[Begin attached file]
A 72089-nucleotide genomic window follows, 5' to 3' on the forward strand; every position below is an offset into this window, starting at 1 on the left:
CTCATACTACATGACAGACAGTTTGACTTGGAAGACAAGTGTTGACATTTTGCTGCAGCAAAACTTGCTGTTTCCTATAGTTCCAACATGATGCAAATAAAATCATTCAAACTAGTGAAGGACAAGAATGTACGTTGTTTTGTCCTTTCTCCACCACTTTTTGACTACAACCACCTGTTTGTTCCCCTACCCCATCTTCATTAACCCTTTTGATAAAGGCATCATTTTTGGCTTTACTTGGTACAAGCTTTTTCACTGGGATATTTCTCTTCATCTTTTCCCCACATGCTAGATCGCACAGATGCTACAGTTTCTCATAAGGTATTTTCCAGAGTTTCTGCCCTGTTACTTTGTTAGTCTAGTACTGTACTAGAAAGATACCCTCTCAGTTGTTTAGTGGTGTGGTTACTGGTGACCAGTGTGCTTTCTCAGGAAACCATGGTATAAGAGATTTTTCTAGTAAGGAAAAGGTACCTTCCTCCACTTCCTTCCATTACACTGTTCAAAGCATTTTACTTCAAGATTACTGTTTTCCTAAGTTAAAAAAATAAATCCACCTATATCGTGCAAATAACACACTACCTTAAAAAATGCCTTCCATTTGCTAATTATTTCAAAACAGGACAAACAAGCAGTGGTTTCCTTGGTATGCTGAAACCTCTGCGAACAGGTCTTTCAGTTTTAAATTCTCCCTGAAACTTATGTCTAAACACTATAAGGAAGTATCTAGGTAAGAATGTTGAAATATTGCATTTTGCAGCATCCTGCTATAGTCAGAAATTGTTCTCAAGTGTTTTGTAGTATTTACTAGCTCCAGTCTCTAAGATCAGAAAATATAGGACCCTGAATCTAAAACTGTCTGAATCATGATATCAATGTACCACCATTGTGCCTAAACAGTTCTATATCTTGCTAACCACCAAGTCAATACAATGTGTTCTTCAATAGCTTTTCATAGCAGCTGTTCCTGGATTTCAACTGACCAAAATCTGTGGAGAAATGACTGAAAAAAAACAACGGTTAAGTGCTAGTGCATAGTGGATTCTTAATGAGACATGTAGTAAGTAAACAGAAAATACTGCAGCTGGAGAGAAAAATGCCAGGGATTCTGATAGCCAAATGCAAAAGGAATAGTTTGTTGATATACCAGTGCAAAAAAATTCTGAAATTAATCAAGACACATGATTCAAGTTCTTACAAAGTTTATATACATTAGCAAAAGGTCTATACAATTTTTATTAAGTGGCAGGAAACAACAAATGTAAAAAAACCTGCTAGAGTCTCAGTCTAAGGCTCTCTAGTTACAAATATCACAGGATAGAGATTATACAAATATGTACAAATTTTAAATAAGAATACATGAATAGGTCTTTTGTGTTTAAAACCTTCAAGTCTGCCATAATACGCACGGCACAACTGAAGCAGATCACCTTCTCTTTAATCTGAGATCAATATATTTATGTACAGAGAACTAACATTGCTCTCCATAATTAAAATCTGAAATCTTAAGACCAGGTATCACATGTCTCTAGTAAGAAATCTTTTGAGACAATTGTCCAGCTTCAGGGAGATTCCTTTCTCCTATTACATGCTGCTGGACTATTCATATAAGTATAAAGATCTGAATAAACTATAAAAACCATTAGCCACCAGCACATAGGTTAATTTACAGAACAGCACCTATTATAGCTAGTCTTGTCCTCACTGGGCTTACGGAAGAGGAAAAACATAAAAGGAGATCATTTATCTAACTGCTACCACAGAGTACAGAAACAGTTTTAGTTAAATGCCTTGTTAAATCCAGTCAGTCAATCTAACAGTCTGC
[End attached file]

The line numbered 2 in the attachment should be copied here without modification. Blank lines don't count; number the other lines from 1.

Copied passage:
CTCATACTACATGACAGACAGTTTGACTTGGAAGACAAGTGTTGACATTTTGCTGCAGCAAAACTTGCTGTTTCCTATAGTTCCAACATGATGCAAATAAAATCATTCAAACTAGTGAAGGACAAGAATGTACGTTGTTTTGTCCTTTCTCCACCACTTTTTGACTACAACCACCTGTTTGTTCCCCTACCCCATCTTCATTAACCCTTTTGATAAAGGCATCATTTTTGGCTTTACTTGGTACAAGCTTTTTCACTGGGATATTTCTCTTCATCTTTTCCCCACATGCTAGATCGCACAGATGCTACAGTTTCTCATAAGGTATTTTCCAGAGTTTCTGCCCTGTTACTTTGTTAGTCTAGTACTGTACTAGAAAGATACCCTCTCAGTTGTTTAGTGGTGTGGTTACTGGTGACCAGTGTGCTTTCTCAGGAAACCATGGTATAAGAGATTTTTCTAGTAAGGAAAAGGTACCTTCCTCCACTTCCTTCCATTACACTGTTCAAAGCATTTTACTTCAAGATTACTGTTTTCCTAAGTTAAAAAAATAAATCCACCTATATCGTGCAAATAACACACTACCTTAAAAAATGCCTTCCATTTGCTAATTATTTCAAAACAGGACAAACAAGCAGTGGTTTCCTTGGTATGCTGAAACCTCTGCGAACAGGTCTTTCAGTTTTAAATTCTCCCTGAAACTTATGTCTAAACACTATAAGGAAGTATCTAGGTAAGAATGTTGAAATATTGCATTTTGCAGCATCCTGCTATAGTCAGAAATTGTTCTCAAGTGTTTTGTAGTATTTACTAGCTCCAGTCTCTAAGATCAGAAAATATAGGACCCTGAATCTAAAACTGTCTGAATCATGATATCAATGTACCACCATTGTGCCTAAACAGTTCTATATCTTGCTAACCACCAAGTCAATACAATGTGTTCTTCAATAGCTTTTCATAGCAGCTGTTCCTGGATTTCAACTGACCAAAATCTGTGGAGAAATGACTGAAAAAAAACAACGGTTAAGTGCTAGTGCATAGTGGATTCTTAATGAGACATGTAGTAAGTAAACAGAAAATACTGCAGCTGGAGAGAAAAATGCCAGGGATTCTGATAGCCAAATGCAAAAGGAATAGTTTGTTGATATACCAGTGCAAAAAAATTCTGAAATTAATCAAGACACATGATTCAAGTTCTTACAAAGTTTATATACATTAGCAAAAGGTCTATACAATTTTTATTAAGTGGCAGGAAACAACAAATGTAAAAAAACCTGCTAGAGTCTCAGTCTAAGGCTCTCTAGTTACAAATATCACAGGATAGAGATTATACAAATATGTACAAATTTTAAATAAGAATACATGAATAGGTCTTTTGTGTTTAAAACCTTCAAGTCTGCCATAATACGCACGGCACAACTGAAGCAGATCACCTTCTCTTTAATCTGAGATCAATATATTTATGTACAGAGAACTAACATTGCTCTCCATAATTAAAATCTGAAATCTTAAGACCAGGTATCACATGTCTCTAGTAAGAAATCTTTTGAGACAATTGTCCAGCTTCAGGGAGATTCCTTTCTCCTATTACATGCTGCTGGACTATTCATATAAGTATAAAGATCTGAATAAACTATAAAAACCATTAGCCACCAGCACATAGGTTAATTTACAGAACAGCACCTATTATAGCTAGTCTTGTCCTCACTGGGCTTACGGAAGAGGAAAAACATAAAAGGAGATCATTTATCTAACTGCTACCACAGAGTACAGAAACAGTTTTAGTTAAATGCCTTGTTAAATCCAGTCAGTCAATCTAACAGTCTGC